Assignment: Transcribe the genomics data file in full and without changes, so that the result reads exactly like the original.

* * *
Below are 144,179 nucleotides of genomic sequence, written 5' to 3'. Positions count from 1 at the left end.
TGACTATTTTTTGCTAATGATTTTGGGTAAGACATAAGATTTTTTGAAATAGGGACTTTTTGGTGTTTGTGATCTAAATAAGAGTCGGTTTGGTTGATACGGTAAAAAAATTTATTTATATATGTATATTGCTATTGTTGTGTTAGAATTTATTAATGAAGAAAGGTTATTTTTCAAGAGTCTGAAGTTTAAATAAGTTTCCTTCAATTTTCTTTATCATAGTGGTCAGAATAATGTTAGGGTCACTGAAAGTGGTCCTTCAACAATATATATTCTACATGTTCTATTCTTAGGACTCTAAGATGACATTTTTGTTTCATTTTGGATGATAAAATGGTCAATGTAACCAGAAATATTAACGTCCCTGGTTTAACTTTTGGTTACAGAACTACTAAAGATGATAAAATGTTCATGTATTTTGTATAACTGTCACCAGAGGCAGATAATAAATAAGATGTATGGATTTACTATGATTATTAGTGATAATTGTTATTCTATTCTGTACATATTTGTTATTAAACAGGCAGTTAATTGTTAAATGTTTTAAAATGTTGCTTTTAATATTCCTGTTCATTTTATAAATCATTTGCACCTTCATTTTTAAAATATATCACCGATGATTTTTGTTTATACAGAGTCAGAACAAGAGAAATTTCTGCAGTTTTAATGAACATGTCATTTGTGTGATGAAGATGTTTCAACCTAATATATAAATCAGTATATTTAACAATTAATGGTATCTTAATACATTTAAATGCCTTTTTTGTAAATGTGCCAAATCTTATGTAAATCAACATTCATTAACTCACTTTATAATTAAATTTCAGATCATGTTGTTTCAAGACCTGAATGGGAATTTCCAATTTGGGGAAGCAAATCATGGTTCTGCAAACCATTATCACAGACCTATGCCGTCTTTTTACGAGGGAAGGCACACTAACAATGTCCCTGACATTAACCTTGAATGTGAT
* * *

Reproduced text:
Below are 144,179 nucleotides of genomic sequence, written 5' to 3'. Positions count from 1 at the left end.
TGACTATTTTTTGCTAATGATTTTGGGTAAGACATAAGATTTTTTGAAATAGGGACTTTTTGGTGTTTGTGATCTAAATAAGAGTCGGTTTGGTTGATACGGTAAAAAAATTTATTTATATATGTATATTGCTATTGTTGTGTTAGAATTTATTAATGAAGAAAGGTTATTTTTCAAGAGTCTGAAGTTTAAATAAGTTTCCTTCAATTTTCTTTATCATAGTGGTCAGAATAATGTTAGGGTCACTGAAAGTGGTCCTTCAACAATATATATTCTACATGTTCTATTCTTAGGACTCTAAGATGACATTTTTGTTTCATTTTGGATGATAAAATGGTCAATGTAACCAGAAATATTAACGTCCCTGGTTTAACTTTTGGTTACAGAACTACTAAAGATGATAAAATGTTCATGTATTTTGTATAACTGTCACCAGAGGCAGATAATAAATAAGATGTATGGATTTACTATGATTATTAGTGATAATTGTTATTCTATTCTGTACATATTTGTTATTAAACAGGCAGTTAATTGTTAAATGTTTTAAAATGTTGCTTTTAATATTCCTGTTCATTTTATAAATCATTTGCACCTTCATTTTTAAAATATATCACCGATGATTTTTGTTTATACAGAGTCAGAACAAGAGAAATTTCTGCAGTTTTAATGAACATGTCATTTGTGTGATGAAGATGTTTCAACCTAATATATAAATCAGTATATTTAACAATTAATGGTATCTTAATACATTTAAATGCCTTTTTTGTAAATGTGCCAAATCTTATGTAAATCAACATTCATTAACTCACTTTATAATTAAATTTCAGATCATGTTGTTTCAAGACCTGAATGGGAATTTCCAATTTGGGGAAGCAAATCATGGTTCTGCAAACCATTATCACAGACCTATGCCGTCTTTTTACGAGGGAAGGCACACTAACAATGTCCCTGACATTAACCTTGAATGTGAT